Monday, February 6, 2017

Our family motto: We are a best friends family

On the wall next to our kitchen table, I recently added our family motto to the wall with some of my favorite photographs...

Our family motto came to be a few years ago. Ben first heard of the phrase that eventually became our family motto when he attended a meeting with our bishop, who was talking about his childhood. Our bishop said that his mother would often tell him and his brothers that they were part of a "best friends family." Ben was really struck by this saying, and we talked about making it our own, and making it a goal for our family. Since then it has become something we strive for and talk about daily.

Why I love this motto

1. While there are many great goals a family can work towards, what matters? Yes, I'd be the first to tell you service as a family is a great goal, or that always giving your best effort is an invaluable life lesson, but your family relationships are way more important than anything you could ever do for anyone else, or even your own efforts at personal excellence. Would you be proud of your son who was a star basketball player but a jerk to his brother? Would you be proud of your daughter who spent a lot of time at the rest home but then belittled her sister? I like this motto because it puts what matters most at the forefront of your mind.

2. Your home is a holy place. I truly believe your house should be a special place for your children to come home to. More than it looking nice, I want our home to be a refuge for our kids from a world that is sometimes mean, selfish, or without dignity. Within the walls of a home like that, it only makes sense that friendship would abide there. If it's a safe haven, make it a friendly place for everyone who enters.

2. Families are like a laboratory for the world: if you can get along with somebody who's constantly in your space, getting under your skin, you can get along with anybody. Here in your laboratory you can practice being kind, try out giving the benefit of the doubt, or learn to love when someone who thinks differently than you. Give these gifts to the people you love the very most, and don't just reserve them for strangers and acquaintances. One time I got to speak in a Young Women's class and they asked me what they could do to prepare for marriage and having a family. I said work on getting along with your siblings. So often we let our family be the place where we relax our standards of kindness and civility, and then those we love bear the brunt of it. I think if you can figure out how to be kind to people in that "comfortable" place, you'll be able to get along with anybody, and your children's future families will also majorly benefit!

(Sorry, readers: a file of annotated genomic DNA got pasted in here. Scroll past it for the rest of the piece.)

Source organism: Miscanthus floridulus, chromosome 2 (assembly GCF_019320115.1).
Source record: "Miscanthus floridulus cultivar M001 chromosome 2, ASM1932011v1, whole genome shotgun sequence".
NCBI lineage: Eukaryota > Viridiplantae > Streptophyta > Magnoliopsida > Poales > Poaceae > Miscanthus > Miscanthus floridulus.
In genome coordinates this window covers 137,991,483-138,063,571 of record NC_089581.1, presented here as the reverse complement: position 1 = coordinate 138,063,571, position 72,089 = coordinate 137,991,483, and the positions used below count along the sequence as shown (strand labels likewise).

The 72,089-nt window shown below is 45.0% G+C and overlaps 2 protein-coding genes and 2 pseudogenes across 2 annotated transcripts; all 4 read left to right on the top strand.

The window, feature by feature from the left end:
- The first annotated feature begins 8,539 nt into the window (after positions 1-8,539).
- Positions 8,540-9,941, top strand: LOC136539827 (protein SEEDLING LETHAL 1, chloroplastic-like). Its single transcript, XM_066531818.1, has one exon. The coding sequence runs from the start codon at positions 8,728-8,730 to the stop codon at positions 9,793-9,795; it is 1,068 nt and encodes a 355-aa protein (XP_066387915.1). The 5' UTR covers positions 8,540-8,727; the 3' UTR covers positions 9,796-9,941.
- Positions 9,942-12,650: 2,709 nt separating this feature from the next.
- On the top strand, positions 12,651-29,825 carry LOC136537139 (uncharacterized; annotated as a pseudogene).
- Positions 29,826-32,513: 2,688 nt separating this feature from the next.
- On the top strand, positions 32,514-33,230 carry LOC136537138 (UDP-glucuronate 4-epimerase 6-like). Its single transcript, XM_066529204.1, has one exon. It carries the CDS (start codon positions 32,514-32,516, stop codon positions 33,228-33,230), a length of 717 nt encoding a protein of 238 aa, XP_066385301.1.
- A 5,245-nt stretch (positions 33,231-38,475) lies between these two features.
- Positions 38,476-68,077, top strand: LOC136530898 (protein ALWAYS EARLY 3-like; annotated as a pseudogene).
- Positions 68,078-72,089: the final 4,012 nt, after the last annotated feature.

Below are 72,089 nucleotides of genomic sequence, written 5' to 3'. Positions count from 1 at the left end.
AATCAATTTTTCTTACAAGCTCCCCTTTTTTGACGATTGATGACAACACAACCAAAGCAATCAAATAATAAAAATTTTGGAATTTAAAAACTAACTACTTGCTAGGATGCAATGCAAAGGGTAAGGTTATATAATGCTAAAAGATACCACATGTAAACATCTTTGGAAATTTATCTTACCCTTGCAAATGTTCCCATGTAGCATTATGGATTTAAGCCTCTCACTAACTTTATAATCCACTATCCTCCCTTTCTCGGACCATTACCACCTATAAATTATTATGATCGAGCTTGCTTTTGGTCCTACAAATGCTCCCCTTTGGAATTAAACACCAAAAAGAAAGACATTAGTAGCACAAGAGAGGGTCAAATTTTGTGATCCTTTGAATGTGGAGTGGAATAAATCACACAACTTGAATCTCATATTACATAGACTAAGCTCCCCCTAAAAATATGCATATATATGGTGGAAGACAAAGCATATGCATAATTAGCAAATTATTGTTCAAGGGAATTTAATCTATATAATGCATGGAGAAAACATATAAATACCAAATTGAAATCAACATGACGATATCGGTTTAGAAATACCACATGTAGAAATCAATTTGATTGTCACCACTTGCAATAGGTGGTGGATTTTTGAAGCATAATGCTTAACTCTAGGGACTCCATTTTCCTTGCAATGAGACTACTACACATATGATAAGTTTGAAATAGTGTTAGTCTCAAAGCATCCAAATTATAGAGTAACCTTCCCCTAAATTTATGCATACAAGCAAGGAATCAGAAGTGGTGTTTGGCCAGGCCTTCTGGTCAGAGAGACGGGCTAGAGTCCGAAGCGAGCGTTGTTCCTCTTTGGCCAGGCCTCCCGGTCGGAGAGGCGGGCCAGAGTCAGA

3. It improves the mother's mood. Okay, this is maybe a little bit selfish (but the saying does go, "if mamma ain't happy, ain't nobody happy"), but having a family motto where the point is for the kids to get along, if it actually works, can do wonders to improve the mother's stress level, productivity, and happiness at home. That's a win in my book. (And, I believe, a mother who is happy at home is the precursor to having children who get along. Just what I've experienced!)

4.  Fostering your kids' friendships with each other will enrich their life forever. Even as you move on and move away from your family, these are relationships you will always have. Even after your parents die, you will still have your siblings, your family. Wouldn't you want to have siblings, the people you charter this life with, who are also your best friends? Wouldn't you want parents who are trying to foster that?

How we are trying to live it

I don't think best friends families are born, they are made. I believe all children are born with a kind, sweet spirit that loves others. But it's up to the parents to foster that and make that more important, more "normal" than back-biting, being unkind, or putting others down.

I have met families that just seem to get along and their kids hardly bicker. WHAT is their secret sauce? I don't know, but here's a couple of things we came up with to try to make this dream of ours a reality.

1. It starts with the parents. All I know is that this little "experiment" of ours would never work if it weren't for who Ben is. Ben embodies kindness, giving other people the benefit of the doubt, and using words for good. It doesn't matter what "programs" you put in place, if the parents don't live it (and I mean really live it, down to your core, and not just put on an act in front of your kids), your kids never will. Maybe you're not married to a saint like I am, but you be one. I'm trying to be one, too. I have to say though, this little "program" we have going on to help our kids get along is really strong because Ben and I are both on board, independent of each other.